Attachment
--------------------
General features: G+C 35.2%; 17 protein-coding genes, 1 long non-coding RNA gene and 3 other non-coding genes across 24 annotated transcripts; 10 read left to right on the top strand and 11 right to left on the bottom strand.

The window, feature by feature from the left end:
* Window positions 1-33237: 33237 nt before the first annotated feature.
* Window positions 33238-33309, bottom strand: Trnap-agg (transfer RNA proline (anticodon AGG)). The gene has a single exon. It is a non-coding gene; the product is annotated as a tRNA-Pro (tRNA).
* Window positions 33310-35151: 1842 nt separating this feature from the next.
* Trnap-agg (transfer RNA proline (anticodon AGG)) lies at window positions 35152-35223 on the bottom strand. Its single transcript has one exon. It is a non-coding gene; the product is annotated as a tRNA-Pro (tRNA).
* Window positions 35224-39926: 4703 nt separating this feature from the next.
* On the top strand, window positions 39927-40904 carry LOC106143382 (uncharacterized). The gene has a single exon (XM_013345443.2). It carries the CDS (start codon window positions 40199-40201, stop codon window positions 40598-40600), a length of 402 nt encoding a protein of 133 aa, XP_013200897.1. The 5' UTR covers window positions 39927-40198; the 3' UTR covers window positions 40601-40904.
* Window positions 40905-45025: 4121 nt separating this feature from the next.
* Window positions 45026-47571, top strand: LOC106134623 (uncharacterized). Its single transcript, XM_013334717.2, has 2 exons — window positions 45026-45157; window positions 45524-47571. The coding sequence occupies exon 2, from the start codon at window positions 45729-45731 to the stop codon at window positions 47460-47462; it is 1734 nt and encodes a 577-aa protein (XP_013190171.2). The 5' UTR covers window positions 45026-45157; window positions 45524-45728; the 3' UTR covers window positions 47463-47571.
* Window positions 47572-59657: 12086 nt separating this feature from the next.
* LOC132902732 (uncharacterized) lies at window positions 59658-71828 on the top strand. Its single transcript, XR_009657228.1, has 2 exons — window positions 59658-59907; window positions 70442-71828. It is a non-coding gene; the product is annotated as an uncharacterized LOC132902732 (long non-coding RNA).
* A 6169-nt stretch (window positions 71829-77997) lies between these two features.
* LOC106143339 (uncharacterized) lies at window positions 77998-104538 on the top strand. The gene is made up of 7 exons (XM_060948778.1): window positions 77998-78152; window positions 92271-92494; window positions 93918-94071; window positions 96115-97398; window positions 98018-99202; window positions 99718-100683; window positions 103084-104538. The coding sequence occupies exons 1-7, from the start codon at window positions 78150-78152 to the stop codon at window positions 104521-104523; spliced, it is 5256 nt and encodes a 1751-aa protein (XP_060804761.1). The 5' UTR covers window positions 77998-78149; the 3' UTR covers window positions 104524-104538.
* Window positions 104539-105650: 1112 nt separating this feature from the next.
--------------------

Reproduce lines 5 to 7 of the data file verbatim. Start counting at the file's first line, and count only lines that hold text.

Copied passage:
* Window positions 33310-35151: 1842 nt separating this feature from the next.
* Trnap-agg (transfer RNA proline (anticodon AGG)) lies at window positions 35152-35223 on the bottom strand. Its single transcript has one exon. It is a non-coding gene; the product is annotated as a tRNA-Pro (tRNA).
* Window positions 35224-39926: 4703 nt separating this feature from the next.